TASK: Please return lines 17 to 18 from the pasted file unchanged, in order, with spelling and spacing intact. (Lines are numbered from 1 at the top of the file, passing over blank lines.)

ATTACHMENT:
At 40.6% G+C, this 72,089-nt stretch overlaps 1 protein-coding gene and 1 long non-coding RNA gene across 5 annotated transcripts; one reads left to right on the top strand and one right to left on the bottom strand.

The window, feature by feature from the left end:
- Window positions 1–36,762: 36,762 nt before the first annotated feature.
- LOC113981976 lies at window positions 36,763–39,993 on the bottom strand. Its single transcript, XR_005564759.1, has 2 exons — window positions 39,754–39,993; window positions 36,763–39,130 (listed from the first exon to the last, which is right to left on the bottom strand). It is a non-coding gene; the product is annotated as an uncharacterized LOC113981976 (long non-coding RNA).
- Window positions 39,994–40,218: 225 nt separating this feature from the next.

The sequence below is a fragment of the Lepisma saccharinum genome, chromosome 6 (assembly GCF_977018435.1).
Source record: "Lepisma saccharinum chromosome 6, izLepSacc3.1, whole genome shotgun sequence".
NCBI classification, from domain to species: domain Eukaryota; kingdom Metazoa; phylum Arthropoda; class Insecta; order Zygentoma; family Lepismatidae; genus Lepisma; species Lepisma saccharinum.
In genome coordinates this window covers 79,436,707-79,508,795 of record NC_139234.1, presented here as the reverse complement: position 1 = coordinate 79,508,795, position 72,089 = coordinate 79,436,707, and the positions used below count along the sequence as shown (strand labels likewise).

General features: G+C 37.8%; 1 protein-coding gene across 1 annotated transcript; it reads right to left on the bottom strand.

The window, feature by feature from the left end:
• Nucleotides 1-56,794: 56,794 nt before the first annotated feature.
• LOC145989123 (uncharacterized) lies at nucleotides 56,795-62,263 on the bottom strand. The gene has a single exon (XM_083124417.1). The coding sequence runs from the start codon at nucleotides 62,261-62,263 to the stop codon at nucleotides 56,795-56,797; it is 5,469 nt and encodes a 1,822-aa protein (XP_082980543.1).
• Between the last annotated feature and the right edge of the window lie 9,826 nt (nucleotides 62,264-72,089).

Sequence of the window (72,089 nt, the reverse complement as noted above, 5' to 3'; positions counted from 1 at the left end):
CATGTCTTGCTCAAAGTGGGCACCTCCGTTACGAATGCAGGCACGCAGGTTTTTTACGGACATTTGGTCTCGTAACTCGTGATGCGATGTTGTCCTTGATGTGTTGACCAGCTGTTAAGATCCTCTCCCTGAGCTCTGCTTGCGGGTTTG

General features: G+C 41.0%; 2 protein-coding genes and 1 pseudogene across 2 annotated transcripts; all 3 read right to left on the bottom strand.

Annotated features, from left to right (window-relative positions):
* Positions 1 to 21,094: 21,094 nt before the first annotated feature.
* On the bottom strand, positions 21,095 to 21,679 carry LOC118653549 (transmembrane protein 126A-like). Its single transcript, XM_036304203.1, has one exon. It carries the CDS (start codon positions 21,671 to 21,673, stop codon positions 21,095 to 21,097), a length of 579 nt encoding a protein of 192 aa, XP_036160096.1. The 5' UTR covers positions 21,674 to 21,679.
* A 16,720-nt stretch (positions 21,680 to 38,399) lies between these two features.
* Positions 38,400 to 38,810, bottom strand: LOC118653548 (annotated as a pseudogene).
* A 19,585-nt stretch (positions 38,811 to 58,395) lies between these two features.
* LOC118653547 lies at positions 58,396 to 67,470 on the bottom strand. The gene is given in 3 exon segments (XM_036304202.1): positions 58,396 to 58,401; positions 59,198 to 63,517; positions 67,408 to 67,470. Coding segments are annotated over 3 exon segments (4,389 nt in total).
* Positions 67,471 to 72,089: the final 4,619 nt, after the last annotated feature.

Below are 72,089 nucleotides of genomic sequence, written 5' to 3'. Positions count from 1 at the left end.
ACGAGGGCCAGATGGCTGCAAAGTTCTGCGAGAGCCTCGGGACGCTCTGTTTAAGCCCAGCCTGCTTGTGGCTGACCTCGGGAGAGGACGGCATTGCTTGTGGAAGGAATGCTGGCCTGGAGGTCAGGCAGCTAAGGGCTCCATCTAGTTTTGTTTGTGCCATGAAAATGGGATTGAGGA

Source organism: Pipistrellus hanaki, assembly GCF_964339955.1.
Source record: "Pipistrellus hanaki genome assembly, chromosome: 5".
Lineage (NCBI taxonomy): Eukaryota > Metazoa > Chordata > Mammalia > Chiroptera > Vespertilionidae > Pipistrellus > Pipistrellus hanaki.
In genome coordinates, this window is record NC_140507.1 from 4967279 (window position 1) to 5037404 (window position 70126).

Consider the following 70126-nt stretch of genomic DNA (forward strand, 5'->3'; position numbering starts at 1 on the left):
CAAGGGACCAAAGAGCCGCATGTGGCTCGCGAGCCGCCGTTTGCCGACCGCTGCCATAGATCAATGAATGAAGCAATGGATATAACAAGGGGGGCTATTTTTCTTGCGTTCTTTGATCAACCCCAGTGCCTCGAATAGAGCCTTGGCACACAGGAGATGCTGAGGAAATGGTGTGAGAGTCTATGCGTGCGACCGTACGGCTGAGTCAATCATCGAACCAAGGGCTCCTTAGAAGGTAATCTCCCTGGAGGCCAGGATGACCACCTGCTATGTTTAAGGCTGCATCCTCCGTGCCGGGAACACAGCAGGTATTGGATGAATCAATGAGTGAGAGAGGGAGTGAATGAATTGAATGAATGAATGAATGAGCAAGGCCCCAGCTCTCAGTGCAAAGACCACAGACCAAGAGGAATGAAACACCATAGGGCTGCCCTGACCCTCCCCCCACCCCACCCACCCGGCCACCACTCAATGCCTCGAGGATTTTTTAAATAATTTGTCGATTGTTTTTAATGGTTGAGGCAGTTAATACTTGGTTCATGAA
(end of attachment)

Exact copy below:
General features: G+C 41.0%; 2 protein-coding genes and 1 pseudogene across 2 annotated transcripts; all 3 read right to left on the bottom strand.

Annotated features, from left to right (window-relative positions):